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Sarahjane Belton, Gavin Breslin, Stephen Shannon, Wesley O’Brien, Ben Fitzpatrick, Tandy Haughey, Fiona Chambers, Danielle Powell, Darryl McCullagh and Deirdre Brennan

on the patterns of PA participation of younger children during specific time periods is needed. 7 A number of international studies are worthy of note in this regard and are discussed below. Using principal components analysis (PCA), Trost et al 8 found that adolescents (12–16 y) weekday and

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Peng Zhang, Jung Eun Lee, David F. Stodden and Zan Gao

weekdays versus weekends and during-school versus after-school PA behaviors in children and adolescents to explore the patterns of PA in specific time segments and comparisons of PA and sedentary behavior time. Specific patterns of PA noted from previous studies include the following: (1) MVPA in children

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Simon Marshall, Jacqueline Kerr, Jordan Carlson, Lisa Cadmus-Bertram, Ruth Patterson, Kari Wasilenko, Katie Crist, Dori Rosenberg and Loki Natarajan

The purpose of this study was to compare estimates of sedentary time on weekdays vs. weekend days in older adults and determine if these patterns vary by measurement method. Older adults (N = 230, M = 83.5, SD = 6.5 years) living in retirement communities completed a questionnaire about sedentary behavior and wore an ActiGraph accelerometer for seven days. Participants engaged in 9.4 (SD = 1.5) hr per day of accelerometer-measured sedentary time, but self-reported engaging in 11.4 (SD = 4.9) hr per day. Men and older participants had more accelerometer-measured sedentary time than their counterparts. The difference between accelerometer-measured weekday and weekend sedentary time was nonsignificant. However, participants self-reported 1.1 hr per day more sedentary time on weekdays compared with weekend days. Findings suggest self-reported but not accelerometer-measured sedentary time should be investigated separately for weekdays and weekend days, and that self-reports may overestimate sedentary time in older adults.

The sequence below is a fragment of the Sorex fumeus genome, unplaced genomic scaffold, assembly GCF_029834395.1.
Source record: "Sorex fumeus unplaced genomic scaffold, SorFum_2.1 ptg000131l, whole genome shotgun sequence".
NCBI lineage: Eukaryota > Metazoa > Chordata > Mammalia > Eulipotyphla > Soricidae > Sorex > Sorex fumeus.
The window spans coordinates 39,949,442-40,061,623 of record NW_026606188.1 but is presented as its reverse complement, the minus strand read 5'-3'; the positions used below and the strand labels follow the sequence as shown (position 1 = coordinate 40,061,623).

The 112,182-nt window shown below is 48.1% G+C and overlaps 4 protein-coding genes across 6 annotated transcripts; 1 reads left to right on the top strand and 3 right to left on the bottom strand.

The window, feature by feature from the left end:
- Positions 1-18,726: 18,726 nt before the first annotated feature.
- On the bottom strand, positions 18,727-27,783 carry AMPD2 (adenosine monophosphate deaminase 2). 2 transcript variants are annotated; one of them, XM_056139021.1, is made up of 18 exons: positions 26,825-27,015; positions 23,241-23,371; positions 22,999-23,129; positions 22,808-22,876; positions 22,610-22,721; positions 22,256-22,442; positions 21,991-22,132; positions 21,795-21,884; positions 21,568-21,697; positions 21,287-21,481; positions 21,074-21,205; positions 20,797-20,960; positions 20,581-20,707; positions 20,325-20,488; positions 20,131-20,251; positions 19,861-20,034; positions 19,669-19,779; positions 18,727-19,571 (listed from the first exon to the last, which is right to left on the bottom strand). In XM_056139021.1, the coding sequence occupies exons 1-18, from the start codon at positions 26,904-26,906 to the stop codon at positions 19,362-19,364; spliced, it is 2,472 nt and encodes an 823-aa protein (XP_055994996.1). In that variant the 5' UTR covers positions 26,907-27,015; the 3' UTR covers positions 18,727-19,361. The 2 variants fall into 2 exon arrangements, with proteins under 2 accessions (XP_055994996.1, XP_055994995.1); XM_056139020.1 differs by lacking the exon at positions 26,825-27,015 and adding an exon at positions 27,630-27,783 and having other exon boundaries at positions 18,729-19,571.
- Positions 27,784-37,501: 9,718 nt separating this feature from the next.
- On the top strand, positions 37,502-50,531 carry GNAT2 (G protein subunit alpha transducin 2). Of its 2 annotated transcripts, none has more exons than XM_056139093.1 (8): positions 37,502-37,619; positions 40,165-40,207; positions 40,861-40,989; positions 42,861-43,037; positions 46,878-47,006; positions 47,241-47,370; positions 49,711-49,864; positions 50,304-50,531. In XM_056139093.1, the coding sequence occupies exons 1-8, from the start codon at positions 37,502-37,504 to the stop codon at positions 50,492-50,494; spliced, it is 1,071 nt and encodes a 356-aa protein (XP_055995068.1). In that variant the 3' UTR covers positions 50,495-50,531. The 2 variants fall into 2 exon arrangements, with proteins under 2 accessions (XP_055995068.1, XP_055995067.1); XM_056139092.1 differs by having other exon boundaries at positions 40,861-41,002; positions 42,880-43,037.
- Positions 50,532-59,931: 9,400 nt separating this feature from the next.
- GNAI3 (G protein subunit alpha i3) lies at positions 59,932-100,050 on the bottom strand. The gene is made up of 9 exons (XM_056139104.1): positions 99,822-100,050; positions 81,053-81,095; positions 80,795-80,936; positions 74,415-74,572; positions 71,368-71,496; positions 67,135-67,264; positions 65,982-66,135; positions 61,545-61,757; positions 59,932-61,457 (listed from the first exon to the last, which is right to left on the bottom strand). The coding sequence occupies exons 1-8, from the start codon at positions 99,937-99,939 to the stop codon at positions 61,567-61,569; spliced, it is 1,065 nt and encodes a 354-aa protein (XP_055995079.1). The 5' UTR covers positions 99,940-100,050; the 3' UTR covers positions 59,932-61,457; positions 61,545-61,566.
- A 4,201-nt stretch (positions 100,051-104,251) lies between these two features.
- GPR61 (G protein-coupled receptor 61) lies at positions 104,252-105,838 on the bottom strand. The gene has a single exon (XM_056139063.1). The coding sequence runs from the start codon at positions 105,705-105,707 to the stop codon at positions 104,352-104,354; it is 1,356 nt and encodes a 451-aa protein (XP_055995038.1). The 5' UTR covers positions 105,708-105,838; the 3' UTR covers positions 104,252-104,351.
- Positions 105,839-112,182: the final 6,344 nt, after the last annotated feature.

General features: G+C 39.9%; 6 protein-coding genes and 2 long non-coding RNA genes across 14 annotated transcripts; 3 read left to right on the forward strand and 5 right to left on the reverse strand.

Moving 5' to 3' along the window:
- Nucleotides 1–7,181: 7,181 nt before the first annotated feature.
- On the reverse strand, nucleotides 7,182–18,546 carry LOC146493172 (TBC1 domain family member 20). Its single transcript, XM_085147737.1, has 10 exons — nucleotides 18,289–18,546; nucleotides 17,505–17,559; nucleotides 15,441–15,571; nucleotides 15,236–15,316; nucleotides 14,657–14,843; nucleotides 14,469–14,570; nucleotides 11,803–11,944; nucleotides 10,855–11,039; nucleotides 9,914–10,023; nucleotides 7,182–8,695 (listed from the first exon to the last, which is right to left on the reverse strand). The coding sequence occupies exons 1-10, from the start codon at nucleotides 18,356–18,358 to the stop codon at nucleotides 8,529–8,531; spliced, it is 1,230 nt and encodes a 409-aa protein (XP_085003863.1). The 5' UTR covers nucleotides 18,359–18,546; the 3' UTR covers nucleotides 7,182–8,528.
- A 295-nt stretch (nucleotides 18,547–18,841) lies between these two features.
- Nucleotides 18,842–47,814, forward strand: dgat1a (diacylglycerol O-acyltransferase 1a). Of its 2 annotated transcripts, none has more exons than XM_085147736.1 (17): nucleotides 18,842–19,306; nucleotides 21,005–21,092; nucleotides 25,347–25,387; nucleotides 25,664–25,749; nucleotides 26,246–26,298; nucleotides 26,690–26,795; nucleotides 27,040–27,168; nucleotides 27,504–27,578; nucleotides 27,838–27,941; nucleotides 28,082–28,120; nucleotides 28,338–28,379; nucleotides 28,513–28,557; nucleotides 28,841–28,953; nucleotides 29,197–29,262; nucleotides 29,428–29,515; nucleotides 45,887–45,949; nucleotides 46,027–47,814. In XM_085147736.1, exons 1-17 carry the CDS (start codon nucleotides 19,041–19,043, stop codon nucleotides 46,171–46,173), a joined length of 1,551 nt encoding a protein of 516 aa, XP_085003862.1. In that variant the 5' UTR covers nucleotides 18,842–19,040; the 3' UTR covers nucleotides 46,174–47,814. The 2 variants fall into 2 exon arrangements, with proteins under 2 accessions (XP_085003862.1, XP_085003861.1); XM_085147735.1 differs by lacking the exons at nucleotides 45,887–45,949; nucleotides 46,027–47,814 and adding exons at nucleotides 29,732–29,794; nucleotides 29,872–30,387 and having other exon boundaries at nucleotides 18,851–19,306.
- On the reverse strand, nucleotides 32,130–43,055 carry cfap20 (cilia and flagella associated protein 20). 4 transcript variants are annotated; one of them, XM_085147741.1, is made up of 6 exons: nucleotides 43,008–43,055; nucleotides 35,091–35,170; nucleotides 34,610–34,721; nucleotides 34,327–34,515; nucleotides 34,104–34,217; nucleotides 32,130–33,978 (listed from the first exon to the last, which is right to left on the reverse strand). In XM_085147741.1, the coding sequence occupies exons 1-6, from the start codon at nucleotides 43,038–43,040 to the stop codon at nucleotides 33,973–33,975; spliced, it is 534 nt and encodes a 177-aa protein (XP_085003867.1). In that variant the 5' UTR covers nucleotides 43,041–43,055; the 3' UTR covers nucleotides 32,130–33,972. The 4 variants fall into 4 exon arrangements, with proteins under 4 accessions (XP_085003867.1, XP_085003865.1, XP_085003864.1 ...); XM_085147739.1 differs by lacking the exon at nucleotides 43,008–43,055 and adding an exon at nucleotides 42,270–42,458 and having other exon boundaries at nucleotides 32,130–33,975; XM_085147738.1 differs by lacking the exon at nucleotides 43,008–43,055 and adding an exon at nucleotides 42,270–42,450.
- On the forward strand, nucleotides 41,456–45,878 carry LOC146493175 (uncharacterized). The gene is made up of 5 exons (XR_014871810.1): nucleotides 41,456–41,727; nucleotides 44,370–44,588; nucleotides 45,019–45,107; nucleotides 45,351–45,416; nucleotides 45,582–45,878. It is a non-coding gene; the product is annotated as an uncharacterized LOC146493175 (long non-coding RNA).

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Stuart J. Fairclough, Nicola D. Ridgers and Gregory Welk

Background:

Vigorous-intensity physical activity (VPA) may confer superior health benefits for children compared to moderate-intensity physical activity (MPA), but the correlates of MPA and VPA may differ. The study purpose was to investigate associations between selected enabling, predisposing, and demographic physical activity correlates, and MPA and VPA during weekdays and at weekends.

Methods:

Data were gathered from 175 children (aged 10 to 11 years). MPA and VPA were assessed using accelerometers. Correlates were measured at child and school levels. Multilevel analyses identified correlates that significantly predicted MPA and VPA.

Results:

Gender significantly predicted weekday MPA (P < .001), and weekend MPA (P = .022) and VPA (P = .035). Weekday VPA was predicted by gender (P < .001), indices of multiple deprivation score (P < .003), BMI (P = .018), and school playground area (P = .046).

Conclusions: